His first offering was a song called "King of Rock and Roll". Actually, it wasn't a "song" so much as a tune with the possibility of adding lyrics later. I have to admit I wasn't all that impressed at first. For one thing, I thought the title sounded like something a band on a Saturday morning kids' show would play. It was also a very simple, repetitive number with no musical development. Still, I really liked its main hook, and there were lots of possibilities. While we played around with it, I started coming up with various ideas for expanding the arrangement, and Dave answered with some adjustments of his own. In the end, it wound up becoming a song that was probably two-thirds his and one-third mine with lyrics that were wholly his. I finally got my first electric guitar and amp (a Drifter Les Paul copy and a tiny but potent Guyatone practice amp) the following year, and "King of Rock and Roll" became a staple of our jam sessions. As much as we liked the tune, however, we never got the chance to perform it for an audience.

Before we finished high school, musical and ideological differences together with frustration with our "band's" lack of progress led me to end my partnership with Dave and join a different group. That led to some complications, since we had a few songs we'd written jointly that we still wanted to use. In the end, we wound up accepting joint ownership of almost the entire pot. However, "King of Rock and Roll" was the only song that Dave insisted I not use unless we could do it together. I figured I could give him that much, especially since we were still friends, and we still got together to jam once in a while.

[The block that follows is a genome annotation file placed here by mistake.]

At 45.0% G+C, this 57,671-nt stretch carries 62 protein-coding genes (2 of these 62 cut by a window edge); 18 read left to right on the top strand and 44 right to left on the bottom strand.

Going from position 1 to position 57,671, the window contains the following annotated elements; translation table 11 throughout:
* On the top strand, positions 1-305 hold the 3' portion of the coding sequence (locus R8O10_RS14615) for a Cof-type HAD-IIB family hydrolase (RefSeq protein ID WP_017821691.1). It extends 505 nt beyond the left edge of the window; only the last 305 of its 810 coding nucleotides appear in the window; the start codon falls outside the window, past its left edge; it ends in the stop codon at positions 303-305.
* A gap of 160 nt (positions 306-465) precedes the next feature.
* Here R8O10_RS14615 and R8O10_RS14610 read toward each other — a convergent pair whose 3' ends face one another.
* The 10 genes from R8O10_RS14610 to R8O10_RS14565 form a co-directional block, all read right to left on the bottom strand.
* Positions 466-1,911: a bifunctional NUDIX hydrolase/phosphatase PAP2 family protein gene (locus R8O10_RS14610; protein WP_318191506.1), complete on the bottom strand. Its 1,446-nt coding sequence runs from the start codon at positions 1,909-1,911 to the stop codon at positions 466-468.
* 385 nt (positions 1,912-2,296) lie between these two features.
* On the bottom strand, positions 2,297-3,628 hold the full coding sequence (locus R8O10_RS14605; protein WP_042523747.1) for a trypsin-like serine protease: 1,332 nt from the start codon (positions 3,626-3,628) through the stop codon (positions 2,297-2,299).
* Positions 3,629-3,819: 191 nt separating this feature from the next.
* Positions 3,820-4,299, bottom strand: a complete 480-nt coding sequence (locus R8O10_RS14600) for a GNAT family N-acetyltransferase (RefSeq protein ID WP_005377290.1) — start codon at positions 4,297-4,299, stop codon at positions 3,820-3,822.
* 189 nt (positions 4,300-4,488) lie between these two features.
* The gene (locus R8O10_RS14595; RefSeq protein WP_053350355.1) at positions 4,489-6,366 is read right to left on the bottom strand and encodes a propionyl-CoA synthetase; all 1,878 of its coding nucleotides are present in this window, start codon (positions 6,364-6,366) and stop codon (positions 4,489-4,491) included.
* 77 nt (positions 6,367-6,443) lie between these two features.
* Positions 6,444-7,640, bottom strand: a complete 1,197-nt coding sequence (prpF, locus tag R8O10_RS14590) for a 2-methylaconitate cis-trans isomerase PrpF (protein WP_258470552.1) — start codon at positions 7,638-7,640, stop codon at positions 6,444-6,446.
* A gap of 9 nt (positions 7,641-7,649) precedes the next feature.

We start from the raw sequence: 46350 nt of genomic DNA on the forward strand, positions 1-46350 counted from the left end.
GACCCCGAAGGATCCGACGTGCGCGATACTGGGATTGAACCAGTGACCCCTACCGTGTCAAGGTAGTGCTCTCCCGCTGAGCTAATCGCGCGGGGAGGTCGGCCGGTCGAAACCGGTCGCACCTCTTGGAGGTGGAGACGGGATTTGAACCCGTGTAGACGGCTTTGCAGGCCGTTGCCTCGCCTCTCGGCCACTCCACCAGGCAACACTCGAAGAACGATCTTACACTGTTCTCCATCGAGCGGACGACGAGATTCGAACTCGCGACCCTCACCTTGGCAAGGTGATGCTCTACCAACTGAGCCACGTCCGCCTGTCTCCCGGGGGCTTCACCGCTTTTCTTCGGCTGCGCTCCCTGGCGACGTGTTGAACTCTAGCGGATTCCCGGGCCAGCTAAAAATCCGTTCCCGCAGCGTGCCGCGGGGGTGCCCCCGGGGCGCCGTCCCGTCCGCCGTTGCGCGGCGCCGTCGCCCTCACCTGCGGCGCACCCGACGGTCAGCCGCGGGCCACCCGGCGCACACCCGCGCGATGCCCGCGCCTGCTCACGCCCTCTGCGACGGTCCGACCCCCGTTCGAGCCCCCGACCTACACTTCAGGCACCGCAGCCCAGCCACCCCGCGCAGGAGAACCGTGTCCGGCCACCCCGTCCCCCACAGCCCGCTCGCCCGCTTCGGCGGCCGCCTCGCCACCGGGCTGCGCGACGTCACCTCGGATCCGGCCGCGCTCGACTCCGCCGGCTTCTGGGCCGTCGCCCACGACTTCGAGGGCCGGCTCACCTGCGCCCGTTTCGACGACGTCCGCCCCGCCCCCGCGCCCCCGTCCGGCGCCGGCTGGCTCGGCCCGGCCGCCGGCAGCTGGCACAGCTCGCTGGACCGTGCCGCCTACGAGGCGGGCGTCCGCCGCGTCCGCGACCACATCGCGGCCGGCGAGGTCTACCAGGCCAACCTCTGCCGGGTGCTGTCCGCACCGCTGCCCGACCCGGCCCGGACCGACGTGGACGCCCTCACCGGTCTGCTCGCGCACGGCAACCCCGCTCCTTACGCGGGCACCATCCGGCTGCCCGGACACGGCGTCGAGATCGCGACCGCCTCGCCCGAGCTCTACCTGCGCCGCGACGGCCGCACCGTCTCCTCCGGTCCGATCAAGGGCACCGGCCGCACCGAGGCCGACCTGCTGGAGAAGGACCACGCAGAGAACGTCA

Dave actually got into the field of studio recording before I did, first taking a studio engineering class in college and then getting a multitrack recording setup of his own. At his urging, I started making my own home studio soon after coming to Japan. But again, once I started churning out my own, homegrown albums, he asked me not to touch "King of Rock and Roll" until we got a chance to work on it together. I honored that request. In fact, tempted though I was to do something with the song, I left it on the "pending" list for twenty years. I was even about to suggest we try e-mailing tracks back and forth as a sort of internet studio recording.

But then Dave passed away suddenly in his sleep in September of 2010. Any chance of fulfilling his hope of recording "King of Rock and Roll" together died with him. However, I was determined to make some kind of musical tribute to my friend, something to acknowledge his tremendous influence on my own musical endeavors. "King of Rock and Roll" seemed like the only logical choice. We could never work on it together, at least not in body, but perhaps his spirit could help me as I did the project.

It was definitely a labor of love, one which combined "how it was", "how it might have been", and "how it would be". There were a couple of small but troubling problems with the equipment that popped up; I was able to work around them, but it made production perhaps it bit rougher than it could have been. On the other hand, though my voice was stubbornly hoarse and hard to keep on pitch (mainly thanks to the season), my guitar chops were in far better shape than I'd expected. I also got the opportunity to break in a few newly-purchased pedals. But anyway, from the garage experiments of a couple of naive but eager 14-year-olds to the home studio project of a moody minstrel, with a salute to Dave, I bring you:

The King of Rock and Roll

Listen, and help me keep the memory of my old friend alive.

PS: I should probably point out that no written copy of Dave's original lyrics to this song remains, or at least has yet to be found. I was fortunate to remember most of the second verse plus the last, slow part, but I had no recollection of the first verse at all. Therefore, I made my own based on the original theme as best I could recall.